MURPHYSBORO, Ill. (KFVS) - The strike is over. Students at Murphysboro School District 186 will go back to class on Thursday, October 10.
The school district alerted parents late on Wednesday night.
Thursday morning one parent told KFVS the reunion between students and teachers at General John A Logan Attendance Center was touching.
“Most of the teachers in the Murphysboro School District probably got 4-5(maybe) hours of sleep last night,” Devan Hines. “And now they have to be in the classroom with the kids all day. BUT they were up with smiles on their faces this morning lined up outside of the school as a Welcome Committee welcoming the kids back to school!”
The Murphysboro Education Association posted the news on Facebook, with the Illinois Education Association sharing it. They said they had reached a tentative agreement with the school board.
The ongoing teacher strike put pressure on parents who had to juggle work with taking care of their kids.
On Wednesday, Oct. 9, 135,000 members of the Illinois Education Association encouraged people to participate in #RedforEd day to support teachers in Murphysboro.
To participate, IEA members said to wear red and share photos on social media using the hashtag #ISupportMurphyTeachers. Red ribbons were also tied around trees in downtown Murphysboro.
Members said this was a statewide effort.
The IEA also released a statement from President Kathi Griffin in support of MEA:
“We want to turn Illinois #RedForEd on Wednesday for our sisters and brothers in Murphysboro. To the Murphysboro Education Association: We’re with you. You have the strength of the IEA behind you. In Murphysboro, our educators are fighting for strong public schools for all students. We support our members using their collective voice to advocate for their students’ right to a quality public education.”
In the district, classes have been canceled for at least five days after negotiators could not come to an agreement during the latest meeting between the Illinois Education Association and the Murphysboro Board of Education on Tuesday, Oct. 8.
Superintendent Chris Grode said the school district made three offers to the teacher’s team Tuesday and all three were rejected.
The teachers union said they were writing a proposal and the school board walked away from the table.
Murphysboro CUSD 186 provided details from the meeting on social media saying:
“The Board Team met with the Teacher Team and provided another generous offer. They refused. The Board Team then suggested to resolve the strike tonight by bringing in an independent fact finder or engage in interest arbitration per the administrative code (Ill Admin 1130.50). The Board and Teachers would agree to accept whatever amount is recommended by the independent arbitrator. Again the Teacher Team refused. Finally, the Board Team suggested a one year contract at 3.2% on the cell, which was also declined by the teacher team. 3.2% is meeting exactly in the middle from the last two offers exchanged. Each proposal presented by the Board tonight would have brought students back to school tomorrow. All three options are still on the table should teachers change their minds.”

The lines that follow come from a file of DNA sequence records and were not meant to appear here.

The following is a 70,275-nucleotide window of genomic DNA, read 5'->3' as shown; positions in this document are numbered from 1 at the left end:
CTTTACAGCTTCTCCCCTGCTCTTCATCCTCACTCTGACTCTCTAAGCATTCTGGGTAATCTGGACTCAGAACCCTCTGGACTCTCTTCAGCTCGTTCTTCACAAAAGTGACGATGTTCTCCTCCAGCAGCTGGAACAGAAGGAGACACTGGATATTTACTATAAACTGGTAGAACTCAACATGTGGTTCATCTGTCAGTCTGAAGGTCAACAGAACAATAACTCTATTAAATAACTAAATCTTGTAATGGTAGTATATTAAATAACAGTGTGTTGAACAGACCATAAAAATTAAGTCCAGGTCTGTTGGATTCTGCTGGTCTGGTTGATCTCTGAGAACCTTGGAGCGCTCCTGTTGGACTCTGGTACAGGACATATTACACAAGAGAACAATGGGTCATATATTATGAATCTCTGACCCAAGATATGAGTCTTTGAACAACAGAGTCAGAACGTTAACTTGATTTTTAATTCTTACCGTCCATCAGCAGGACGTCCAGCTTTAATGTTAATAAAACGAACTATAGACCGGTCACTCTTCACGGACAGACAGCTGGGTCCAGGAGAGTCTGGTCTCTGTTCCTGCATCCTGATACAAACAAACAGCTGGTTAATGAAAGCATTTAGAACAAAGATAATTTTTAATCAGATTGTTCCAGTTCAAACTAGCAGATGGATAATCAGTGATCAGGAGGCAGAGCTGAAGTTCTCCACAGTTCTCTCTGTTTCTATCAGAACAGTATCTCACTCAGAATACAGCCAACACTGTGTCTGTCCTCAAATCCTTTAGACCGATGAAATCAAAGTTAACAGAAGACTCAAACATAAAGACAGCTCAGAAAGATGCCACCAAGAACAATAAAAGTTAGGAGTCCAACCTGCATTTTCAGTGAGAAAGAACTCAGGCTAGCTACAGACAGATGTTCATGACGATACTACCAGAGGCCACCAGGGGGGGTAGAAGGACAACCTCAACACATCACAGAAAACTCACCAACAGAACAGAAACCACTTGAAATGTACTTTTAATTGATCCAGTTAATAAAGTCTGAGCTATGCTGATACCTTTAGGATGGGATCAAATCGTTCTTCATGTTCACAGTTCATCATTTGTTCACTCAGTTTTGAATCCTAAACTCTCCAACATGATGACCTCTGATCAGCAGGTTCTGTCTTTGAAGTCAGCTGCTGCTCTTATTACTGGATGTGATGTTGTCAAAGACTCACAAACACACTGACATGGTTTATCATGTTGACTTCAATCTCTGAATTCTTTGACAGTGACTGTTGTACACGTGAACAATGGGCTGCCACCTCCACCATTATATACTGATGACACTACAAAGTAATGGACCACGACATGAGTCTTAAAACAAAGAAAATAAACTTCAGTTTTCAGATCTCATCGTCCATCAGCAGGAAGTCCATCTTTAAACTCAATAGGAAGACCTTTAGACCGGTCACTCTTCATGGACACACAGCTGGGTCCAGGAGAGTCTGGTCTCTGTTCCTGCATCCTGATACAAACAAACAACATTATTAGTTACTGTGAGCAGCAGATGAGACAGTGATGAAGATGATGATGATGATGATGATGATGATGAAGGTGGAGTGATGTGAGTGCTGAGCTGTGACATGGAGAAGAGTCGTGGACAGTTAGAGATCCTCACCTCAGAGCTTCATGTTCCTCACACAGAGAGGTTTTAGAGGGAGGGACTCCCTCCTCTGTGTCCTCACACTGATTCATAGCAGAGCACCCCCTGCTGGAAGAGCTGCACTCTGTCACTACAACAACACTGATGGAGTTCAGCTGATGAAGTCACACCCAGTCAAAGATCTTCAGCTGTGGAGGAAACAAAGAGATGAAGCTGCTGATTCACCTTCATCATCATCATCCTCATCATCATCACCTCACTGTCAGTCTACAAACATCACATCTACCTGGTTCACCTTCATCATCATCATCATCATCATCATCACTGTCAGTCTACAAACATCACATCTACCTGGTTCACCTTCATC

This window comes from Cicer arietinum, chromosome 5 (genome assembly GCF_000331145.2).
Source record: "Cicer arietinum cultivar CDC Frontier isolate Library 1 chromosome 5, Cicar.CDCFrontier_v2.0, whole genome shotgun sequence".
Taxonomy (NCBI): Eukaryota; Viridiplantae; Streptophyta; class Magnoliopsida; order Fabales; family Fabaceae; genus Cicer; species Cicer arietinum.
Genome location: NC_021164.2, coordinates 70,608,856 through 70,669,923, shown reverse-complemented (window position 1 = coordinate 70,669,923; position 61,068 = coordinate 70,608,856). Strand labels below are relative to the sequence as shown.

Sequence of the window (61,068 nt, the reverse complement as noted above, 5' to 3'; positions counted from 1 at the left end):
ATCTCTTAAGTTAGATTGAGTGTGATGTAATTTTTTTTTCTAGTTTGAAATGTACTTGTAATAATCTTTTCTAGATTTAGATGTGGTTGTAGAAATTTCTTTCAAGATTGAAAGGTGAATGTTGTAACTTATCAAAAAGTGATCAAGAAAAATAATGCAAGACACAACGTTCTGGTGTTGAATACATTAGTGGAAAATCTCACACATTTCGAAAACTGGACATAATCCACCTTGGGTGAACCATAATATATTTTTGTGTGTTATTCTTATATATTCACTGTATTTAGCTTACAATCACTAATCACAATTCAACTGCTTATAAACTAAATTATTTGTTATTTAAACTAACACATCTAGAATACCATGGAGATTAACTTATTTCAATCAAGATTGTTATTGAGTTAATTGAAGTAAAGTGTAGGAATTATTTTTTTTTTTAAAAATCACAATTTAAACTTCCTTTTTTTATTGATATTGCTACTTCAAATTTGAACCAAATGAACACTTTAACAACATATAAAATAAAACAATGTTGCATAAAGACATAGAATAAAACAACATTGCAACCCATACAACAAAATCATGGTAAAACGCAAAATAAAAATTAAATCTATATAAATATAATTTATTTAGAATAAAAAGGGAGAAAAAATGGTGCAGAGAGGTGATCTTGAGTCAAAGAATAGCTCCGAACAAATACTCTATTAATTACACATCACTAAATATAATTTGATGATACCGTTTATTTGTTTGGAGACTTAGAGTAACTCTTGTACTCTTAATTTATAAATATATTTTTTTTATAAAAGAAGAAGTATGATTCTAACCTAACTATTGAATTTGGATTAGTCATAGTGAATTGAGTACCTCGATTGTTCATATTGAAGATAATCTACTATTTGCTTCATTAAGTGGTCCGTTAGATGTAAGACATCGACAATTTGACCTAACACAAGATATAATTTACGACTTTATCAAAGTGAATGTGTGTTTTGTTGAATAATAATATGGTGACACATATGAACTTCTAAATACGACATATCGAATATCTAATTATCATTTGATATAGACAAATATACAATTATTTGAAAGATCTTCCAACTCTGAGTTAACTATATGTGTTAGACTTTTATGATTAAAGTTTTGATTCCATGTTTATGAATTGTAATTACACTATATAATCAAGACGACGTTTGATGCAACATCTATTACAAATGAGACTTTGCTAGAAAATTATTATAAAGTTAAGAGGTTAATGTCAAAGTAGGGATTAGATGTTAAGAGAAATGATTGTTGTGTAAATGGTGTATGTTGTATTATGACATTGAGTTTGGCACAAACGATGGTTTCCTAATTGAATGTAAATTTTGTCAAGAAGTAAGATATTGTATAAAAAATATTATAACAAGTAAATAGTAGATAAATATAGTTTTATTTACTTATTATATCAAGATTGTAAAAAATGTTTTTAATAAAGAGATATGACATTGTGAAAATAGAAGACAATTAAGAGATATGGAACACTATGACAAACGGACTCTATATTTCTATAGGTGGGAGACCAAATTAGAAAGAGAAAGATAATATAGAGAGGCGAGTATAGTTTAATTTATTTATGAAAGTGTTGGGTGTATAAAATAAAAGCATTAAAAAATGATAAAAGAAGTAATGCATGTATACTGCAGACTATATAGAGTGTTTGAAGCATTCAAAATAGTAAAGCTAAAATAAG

For the full list of offers from the Oct. 8 meeting click here.
Crystal Cross grew up in Murphysboro and is now raising her own family in town.
Cross supports the strike and said she is willing to go through some hardships in order to fight for what she believes is right.
“It is very stressful as a mom especially a single mom trying to figure out what I’m going to do with my kids during the day,” Cross said.
With limited daycare options close by Cross said she’s had to rely on family and friends to look after her four kids who’ve missed school days because of the teachers strike in Murphysboro.
She said other families have reached out on social media to offer babysitting to those who need it.
“The park district from what I understand is also offering free programs to help keep some of the kids entertained," Cross said. "It’s a small community but everyone is trying to have each other’s back in this situation.”
Cross, who is a teacher’s aide, picked up extra shifts at her two other jobs to help make ends meet.